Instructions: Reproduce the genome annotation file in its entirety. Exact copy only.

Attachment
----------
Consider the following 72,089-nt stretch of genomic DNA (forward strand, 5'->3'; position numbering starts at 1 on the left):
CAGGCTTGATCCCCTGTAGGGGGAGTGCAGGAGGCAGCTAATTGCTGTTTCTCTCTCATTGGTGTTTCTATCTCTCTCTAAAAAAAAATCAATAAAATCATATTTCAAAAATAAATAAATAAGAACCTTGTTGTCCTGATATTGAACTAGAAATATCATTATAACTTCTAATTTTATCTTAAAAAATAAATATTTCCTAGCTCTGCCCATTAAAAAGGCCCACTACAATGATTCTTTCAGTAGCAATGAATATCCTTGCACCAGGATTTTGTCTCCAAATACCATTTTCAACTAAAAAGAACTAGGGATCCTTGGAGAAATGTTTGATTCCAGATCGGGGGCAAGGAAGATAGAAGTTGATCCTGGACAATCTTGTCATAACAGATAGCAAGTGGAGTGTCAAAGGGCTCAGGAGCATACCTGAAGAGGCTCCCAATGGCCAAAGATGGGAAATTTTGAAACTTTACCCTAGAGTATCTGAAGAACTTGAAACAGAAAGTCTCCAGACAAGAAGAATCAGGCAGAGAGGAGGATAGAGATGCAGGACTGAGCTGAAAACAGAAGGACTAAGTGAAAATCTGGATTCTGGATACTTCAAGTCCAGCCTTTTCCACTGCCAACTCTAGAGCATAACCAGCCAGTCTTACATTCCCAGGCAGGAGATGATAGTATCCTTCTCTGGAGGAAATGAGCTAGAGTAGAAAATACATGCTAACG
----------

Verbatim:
Consider the following 72,089-nt stretch of genomic DNA (forward strand, 5'->3'; position numbering starts at 1 on the left):
CAGGCTTGATCCCCTGTAGGGGGAGTGCAGGAGGCAGCTAATTGCTGTTTCTCTCTCATTGGTGTTTCTATCTCTCTCTAAAAAAAAATCAATAAAATCATATTTCAAAAATAAATAAATAAGAACCTTGTTGTCCTGATATTGAACTAGAAATATCATTATAACTTCTAATTTTATCTTAAAAAATAAATATTTCCTAGCTCTGCCCATTAAAAAGGCCCACTACAATGATTCTTTCAGTAGCAATGAATATCCTTGCACCAGGATTTTGTCTCCAAATACCATTTTCAACTAAAAAGAACTAGGGATCCTTGGAGAAATGTTTGATTCCAGATCGGGGGCAAGGAAGATAGAAGTTGATCCTGGACAATCTTGTCATAACAGATAGCAAGTGGAGTGTCAAAGGGCTCAGGAGCATACCTGAAGAGGCTCCCAATGGCCAAAGATGGGAAATTTTGAAACTTTACCCTAGAGTATCTGAAGAACTTGAAACAGAAAGTCTCCAGACAAGAAGAATCAGGCAGAGAGGAGGATAGAGATGCAGGACTGAGCTGAAAACAGAAGGACTAAGTGAAAATCTGGATTCTGGATACTTCAAGTCCAGCCTTTTCCACTGCCAACTCTAGAGCATAACCAGCCAGTCTTACATTCCCAGGCAGGAGATGATAGTATCCTTCTCTGGAGGAAATGAGCTAGAGTAGAAAATACATGCTAACG